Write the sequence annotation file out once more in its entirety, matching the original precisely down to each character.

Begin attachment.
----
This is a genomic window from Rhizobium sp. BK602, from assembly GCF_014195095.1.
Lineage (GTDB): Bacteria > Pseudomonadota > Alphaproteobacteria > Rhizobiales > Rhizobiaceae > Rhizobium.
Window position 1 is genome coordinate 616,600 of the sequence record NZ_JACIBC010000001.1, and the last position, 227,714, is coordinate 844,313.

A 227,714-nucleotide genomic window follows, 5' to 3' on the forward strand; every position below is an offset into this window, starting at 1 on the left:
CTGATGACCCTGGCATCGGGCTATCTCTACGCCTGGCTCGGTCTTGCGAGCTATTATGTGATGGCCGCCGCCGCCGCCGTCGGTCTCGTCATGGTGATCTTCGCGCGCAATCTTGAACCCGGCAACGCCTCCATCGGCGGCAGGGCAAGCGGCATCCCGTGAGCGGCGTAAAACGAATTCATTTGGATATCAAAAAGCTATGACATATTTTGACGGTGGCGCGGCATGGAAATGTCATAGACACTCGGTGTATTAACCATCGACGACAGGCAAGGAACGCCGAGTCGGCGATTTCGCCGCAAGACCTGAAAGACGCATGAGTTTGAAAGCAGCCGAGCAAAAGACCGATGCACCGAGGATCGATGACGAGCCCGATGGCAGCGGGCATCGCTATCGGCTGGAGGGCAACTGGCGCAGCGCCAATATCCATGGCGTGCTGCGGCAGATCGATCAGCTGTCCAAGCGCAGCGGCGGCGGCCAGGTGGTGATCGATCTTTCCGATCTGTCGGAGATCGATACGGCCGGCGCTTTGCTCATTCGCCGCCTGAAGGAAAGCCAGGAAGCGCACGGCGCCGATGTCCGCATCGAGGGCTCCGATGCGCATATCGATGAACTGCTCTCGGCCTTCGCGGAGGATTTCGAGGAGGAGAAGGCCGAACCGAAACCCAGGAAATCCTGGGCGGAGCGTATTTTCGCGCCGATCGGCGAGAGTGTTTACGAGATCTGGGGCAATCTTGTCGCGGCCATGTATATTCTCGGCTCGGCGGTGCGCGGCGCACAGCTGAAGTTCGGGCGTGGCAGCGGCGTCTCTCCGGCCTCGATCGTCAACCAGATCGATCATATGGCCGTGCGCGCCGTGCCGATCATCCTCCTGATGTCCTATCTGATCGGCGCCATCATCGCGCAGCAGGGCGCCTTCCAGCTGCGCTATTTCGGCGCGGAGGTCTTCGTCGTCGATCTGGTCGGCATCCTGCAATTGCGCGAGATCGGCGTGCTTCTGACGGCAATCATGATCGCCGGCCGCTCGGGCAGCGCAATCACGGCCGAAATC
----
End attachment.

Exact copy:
This is a genomic window from Rhizobium sp. BK602, from assembly GCF_014195095.1.
Lineage (GTDB): Bacteria > Pseudomonadota > Alphaproteobacteria > Rhizobiales > Rhizobiaceae > Rhizobium.
Window position 1 is genome coordinate 616,600 of the sequence record NZ_JACIBC010000001.1, and the last position, 227,714, is coordinate 844,313.

A 227,714-nucleotide genomic window follows, 5' to 3' on the forward strand; every position below is an offset into this window, starting at 1 on the left:
CTGATGACCCTGGCATCGGGCTATCTCTACGCCTGGCTCGGTCTTGCGAGCTATTATGTGATGGCCGCCGCCGCCGCCGTCGGTCTCGTCATGGTGATCTTCGCGCGCAATCTTGAACCCGGCAACGCCTCCATCGGCGGCAGGGCAAGCGGCATCCCGTGAGCGGCGTAAAACGAATTCATTTGGATATCAAAAAGCTATGACATATTTTGACGGTGGCGCGGCATGGAAATGTCATAGACACTCGGTGTATTAACCATCGACGACAGGCAAGGAACGCCGAGTCGGCGATTTCGCCGCAAGACCTGAAAGACGCATGAGTTTGAAAGCAGCCGAGCAAAAGACCGATGCACCGAGGATCGATGACGAGCCCGATGGCAGCGGGCATCGCTATCGGCTGGAGGGCAACTGGCGCAGCGCCAATATCCATGGCGTGCTGCGGCAGATCGATCAGCTGTCCAAGCGCAGCGGCGGCGGCCAGGTGGTGATCGATCTTTCCGATCTGTCGGAGATCGATACGGCCGGCGCTTTGCTCATTCGCCGCCTGAAGGAAAGCCAGGAAGCGCACGGCGCCGATGTCCGCATCGAGGGCTCCGATGCGCATATCGATGAACTGCTCTCGGCCTTCGCGGAGGATTTCGAGGAGGAGAAGGCCGAACCGAAACCCAGGAAATCCTGGGCGGAGCGTATTTTCGCGCCGATCGGCGAGAGTGTTTACGAGATCTGGGGCAATCTTGTCGCGGCCATGTATATTCTCGGCTCGGCGGTGCGCGGCGCACAGCTGAAGTTCGGGCGTGGCAGCGGCGTCTCTCCGGCCTCGATCGTCAACCAGATCGATCATATGGCCGTGCGCGCCGTGCCGATCATCCTCCTGATGTCCTATCTGATCGGCGCCATCATCGCGCAGCAGGGCGCCTTCCAGCTGCGCTATTTCGGCGCGGAGGTCTTCGTCGTCGATCTGGTCGGCATCCTGCAATTGCGCGAGATCGGCGTGCTTCTGACGGCAATCATGATCGCCGGCCGCTCGGGCAGCGCAATCACGGCCGAAATC